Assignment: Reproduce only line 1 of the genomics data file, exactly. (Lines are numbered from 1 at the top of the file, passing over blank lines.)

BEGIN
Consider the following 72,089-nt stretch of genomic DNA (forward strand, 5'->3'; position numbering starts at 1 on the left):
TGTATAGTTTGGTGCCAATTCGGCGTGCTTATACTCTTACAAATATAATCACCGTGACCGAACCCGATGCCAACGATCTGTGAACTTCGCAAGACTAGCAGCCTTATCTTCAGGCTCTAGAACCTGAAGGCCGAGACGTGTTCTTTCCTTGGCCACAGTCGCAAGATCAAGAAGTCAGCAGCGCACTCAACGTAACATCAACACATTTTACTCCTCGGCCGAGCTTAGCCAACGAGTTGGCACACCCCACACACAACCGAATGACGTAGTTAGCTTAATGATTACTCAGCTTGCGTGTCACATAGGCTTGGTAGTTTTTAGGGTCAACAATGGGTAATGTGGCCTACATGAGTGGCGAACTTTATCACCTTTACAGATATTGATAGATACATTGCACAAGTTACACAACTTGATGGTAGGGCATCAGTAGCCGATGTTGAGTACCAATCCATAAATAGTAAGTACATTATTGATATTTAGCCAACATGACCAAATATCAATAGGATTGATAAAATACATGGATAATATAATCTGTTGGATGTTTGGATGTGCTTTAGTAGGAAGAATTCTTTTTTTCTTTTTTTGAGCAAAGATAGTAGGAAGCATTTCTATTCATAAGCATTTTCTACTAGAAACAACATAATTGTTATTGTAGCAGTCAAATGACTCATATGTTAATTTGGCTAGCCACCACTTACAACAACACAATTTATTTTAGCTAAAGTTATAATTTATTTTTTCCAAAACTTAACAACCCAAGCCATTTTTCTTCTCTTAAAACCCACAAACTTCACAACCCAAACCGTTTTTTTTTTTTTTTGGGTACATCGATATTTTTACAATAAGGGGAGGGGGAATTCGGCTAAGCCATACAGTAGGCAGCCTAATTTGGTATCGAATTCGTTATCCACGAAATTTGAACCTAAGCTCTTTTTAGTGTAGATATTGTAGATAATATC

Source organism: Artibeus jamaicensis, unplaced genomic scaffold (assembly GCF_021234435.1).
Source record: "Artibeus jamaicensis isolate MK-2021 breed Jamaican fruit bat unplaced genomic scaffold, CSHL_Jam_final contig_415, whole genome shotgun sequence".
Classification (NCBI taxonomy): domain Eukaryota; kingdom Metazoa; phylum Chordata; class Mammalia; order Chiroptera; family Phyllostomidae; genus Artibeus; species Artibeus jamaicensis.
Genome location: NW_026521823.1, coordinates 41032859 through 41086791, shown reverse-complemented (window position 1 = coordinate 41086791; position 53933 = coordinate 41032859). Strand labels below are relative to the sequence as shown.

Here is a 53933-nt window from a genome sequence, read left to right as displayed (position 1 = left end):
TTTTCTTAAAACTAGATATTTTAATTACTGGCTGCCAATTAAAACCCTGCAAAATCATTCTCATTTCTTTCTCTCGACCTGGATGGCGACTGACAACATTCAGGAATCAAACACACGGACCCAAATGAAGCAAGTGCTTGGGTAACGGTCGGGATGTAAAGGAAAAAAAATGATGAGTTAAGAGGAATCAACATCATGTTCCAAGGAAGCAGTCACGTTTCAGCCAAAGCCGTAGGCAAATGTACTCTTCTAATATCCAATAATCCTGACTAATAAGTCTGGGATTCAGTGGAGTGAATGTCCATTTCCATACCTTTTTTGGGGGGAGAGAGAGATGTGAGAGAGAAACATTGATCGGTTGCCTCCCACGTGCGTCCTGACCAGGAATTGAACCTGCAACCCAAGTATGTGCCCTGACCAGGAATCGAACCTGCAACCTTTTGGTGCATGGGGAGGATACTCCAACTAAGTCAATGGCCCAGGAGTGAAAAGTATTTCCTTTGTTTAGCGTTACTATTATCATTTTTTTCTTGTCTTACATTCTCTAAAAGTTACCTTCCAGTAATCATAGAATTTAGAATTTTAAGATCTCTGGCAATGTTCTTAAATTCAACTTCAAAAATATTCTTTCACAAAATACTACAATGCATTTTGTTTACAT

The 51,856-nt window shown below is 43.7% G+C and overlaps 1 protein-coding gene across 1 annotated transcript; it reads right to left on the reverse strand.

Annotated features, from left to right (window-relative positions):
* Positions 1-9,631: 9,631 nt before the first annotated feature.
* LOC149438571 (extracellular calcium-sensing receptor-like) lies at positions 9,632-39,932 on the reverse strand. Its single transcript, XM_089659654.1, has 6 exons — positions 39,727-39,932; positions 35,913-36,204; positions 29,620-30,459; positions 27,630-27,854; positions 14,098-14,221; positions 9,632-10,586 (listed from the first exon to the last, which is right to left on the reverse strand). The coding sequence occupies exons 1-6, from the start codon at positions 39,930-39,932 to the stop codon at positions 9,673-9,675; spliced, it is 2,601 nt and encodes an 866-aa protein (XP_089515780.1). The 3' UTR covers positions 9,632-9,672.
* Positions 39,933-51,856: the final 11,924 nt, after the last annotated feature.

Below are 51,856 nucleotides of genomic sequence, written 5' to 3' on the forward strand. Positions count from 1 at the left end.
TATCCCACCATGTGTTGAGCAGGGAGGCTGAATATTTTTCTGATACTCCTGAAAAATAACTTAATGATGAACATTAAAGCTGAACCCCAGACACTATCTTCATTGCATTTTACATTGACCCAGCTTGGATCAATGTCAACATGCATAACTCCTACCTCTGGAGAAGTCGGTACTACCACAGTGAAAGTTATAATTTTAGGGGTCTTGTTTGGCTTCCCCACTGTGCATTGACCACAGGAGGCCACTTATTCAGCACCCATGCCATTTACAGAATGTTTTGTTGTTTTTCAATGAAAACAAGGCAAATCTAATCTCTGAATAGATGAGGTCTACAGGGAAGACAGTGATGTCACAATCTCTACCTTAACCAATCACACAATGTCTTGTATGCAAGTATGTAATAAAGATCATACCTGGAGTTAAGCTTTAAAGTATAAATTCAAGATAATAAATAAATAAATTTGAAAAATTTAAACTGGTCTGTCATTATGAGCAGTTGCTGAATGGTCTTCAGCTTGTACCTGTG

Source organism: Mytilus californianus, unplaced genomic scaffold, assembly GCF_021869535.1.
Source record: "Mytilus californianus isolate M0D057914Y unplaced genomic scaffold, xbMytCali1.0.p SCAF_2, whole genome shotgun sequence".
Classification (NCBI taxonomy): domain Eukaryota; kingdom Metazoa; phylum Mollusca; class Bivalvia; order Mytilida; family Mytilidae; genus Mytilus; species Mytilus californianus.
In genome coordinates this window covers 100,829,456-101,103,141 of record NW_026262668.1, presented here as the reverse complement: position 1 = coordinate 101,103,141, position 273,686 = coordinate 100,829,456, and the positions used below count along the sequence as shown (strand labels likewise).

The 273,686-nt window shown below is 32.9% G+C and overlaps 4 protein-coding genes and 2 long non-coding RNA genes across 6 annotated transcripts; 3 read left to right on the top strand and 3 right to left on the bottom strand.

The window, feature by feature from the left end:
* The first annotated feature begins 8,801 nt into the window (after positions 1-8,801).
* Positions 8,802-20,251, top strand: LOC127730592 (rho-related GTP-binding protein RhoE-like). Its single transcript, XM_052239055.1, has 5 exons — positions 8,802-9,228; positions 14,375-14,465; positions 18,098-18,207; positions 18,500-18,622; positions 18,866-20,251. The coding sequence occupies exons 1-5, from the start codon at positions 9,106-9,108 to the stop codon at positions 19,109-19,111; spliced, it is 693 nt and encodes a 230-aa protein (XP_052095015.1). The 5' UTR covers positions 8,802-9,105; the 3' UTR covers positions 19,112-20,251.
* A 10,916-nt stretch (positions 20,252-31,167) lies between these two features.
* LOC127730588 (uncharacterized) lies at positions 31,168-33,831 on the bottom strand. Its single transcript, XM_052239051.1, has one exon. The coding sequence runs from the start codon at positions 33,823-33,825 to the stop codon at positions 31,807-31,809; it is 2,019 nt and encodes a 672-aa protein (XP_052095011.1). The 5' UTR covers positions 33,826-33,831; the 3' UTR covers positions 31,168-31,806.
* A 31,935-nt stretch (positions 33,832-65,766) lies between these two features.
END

Consider the following 72,089-nt stretch of genomic DNA (forward strand, 5'->3'; position numbering starts at 1 on the left):